Later, paedophilia was listed as a member of the category "paraphilias" in DSM-III (American Psychiatric Association, 1980). Paedophilia was restricted to sexual activities between adults and pre-pubescent children or fantasy on this theme. Thus, adult sexual activity involving early adolescents is not classified as pedophilia:
The revision, DSM-III-R (American Psychiatric Association, 1987), abandoned the requirement "repeatedly preferred". A categorization of paedophilia was allowed even when the men showed sexual arousal to other stimuli, e.g. other paraphilias or adult-adult homosexual or heterosexual intercourse. Thus change accompanied a growing awareness that paedophilia is often associated with other sexual crimes and activities.
Also contentious is the extent to which paedophilia actually results in psychological disability:
But it needs to be stressed that Suppe wrote this in the context of a rare publication broadly favourable towards paedophile activity.
Describing paedophilia as a paraphilia means that it is classified with sadism, exhibitionism, voyeurism and other sexual practices that many regard as perversions.
The key characteristics of paraphilia, are:
The fantasy of paraphiliacs has its origins in childhood and adolescence. Ageing paraphiliacs frequently describe how certain erotic imagery has stayed with them for most of their lives. While some men have periodic episodes of paraphiliac fantasy, they usually claim that this started prior to or during adolescence. The sense of pressure to act out these erotic fantasies in real life varies greatly. Masturbation is commonly used to discharge the physical arousal caused by fantasy. Frequent masturbation can, in some individuals, severely interfere with normal daily life. Many paraphiliacs experience this sexual arousal as intrusive, occurring when not desired. They are rapidly aroused when imagery relevant to their fantasy is encountered in magazines, videos and elsewhere (Levine, Risen and Althof, 1990).
Despite paedophilia being classified as a paraphilia, nothing should be assumed about its relationship with other paraphilias. Levine, Risen and Althof suggest that although changes from sadism to masochism, for example, are typical in the work experience of clinicians, switches from paedophilia to other paraphilias are uncommon.
A study of adolescent offenders found that about half of them had committed two or more offences. Nevertheless, under a quarter of such multiple offenders offended in more than one category of sexual offences (Saunders, Awad and White, 1986). Switching between paedophilia, rape and exhibitionism was rare. About two-thirds of recidivists repeated the same type of offence.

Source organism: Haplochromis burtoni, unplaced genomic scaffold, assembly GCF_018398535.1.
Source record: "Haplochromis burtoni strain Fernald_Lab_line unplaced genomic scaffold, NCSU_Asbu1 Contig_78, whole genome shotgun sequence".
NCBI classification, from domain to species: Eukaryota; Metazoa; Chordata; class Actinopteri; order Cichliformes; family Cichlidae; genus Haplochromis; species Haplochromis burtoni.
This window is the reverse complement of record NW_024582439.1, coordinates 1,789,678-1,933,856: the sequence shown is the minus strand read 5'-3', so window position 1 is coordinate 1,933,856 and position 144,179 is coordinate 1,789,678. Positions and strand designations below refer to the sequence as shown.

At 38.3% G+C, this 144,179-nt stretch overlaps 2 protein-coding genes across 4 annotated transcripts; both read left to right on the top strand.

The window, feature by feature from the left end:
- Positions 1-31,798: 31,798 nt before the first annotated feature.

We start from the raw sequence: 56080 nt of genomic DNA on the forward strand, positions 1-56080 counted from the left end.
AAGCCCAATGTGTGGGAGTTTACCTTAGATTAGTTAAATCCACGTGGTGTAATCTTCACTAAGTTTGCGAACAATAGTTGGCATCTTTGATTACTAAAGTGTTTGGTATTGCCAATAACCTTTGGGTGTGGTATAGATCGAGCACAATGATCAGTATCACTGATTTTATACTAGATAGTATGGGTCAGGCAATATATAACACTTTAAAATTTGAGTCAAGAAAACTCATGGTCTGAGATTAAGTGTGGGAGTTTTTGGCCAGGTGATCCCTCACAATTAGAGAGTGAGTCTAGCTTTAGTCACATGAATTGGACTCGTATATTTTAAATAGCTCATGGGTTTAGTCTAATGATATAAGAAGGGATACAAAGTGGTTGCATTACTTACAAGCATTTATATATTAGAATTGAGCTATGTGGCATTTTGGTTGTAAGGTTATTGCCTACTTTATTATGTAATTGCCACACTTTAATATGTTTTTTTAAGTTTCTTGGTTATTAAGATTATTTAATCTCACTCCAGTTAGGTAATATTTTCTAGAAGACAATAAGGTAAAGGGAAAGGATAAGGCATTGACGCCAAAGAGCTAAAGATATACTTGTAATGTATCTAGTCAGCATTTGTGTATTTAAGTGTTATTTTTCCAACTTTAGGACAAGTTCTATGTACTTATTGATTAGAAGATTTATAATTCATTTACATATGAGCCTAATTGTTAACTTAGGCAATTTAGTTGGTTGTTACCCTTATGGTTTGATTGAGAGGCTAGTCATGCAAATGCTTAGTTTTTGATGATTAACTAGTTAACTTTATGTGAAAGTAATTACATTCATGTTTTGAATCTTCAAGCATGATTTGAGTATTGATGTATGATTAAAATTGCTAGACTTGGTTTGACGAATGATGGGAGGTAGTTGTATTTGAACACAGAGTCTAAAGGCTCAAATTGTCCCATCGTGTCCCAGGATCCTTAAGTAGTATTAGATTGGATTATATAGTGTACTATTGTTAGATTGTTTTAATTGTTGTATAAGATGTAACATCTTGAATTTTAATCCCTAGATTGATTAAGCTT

Substantial differences are found between the legal, social and biological definitions of paedophilia. In Western society, definitions of childhood have been based largely on arbitrary dates, milestones marking progress into adulthood. Biological changes may not
correspond closely to these, and are insignificant in social and legal definitions. Childhood has been extended to leave a limbo time when the young person may be physically but not socially ready for reproduction:
It may be more appropriate or meaningful to classify paedophiles in terms of the biological characteristics of the child. Perhaps if the offender consistently opts for children who lack secondary sexual characteristics such as breasts or pubic hair then he should be classified as a paedophile; there is a distinction to be drawn between biological and socio-legal children. In girls, biological children have not started their periods (but the age of menarche varies between cultures, individuals and historical period). Similarly, boys undergo changes from the flat and slim boy-type to a maturer shape:
For the purposes of this book, the word "paedophile" will be used as a generic name for sexual offenders against underage persons. At the same time it is acknowledged that this covers a multitude of sinners, perhaps not all of whom will have strong sexual desires towards underage persons.
The advantages of using the term "paedophile" include its brevity compared to phrasal nouns such as "child sexual molester". It also adroitly avoids the conventional wisdom that there are types of sexual offenders against children who are not erotically orientated towards children.
For example, incest offenders are commonly held to be different to "true" paedophiles, although this has not been proven and is in considerable doubt. One disadvantage is the connotations of child love, which may be anything but the truth. At times the terminology of other writers has to be adopted for stylistic
reasons, despite reservations about their choice of language. Doubtless, Okami and Goldberg (1992) would describe the proposed use of the term "paedophile" in their phrase "slippage" -- meaning that different researchers apply the term to vastly different phenomena such that it becomes very difficult to make meaningful comparisons between studies, or even to know what is meant by the trem. This may be regarded as sloppiness; it can also be seen as one of the central. things to understand in research and writings on child abuse -- how ideas can change to suit different purposes (Howitt, 1992).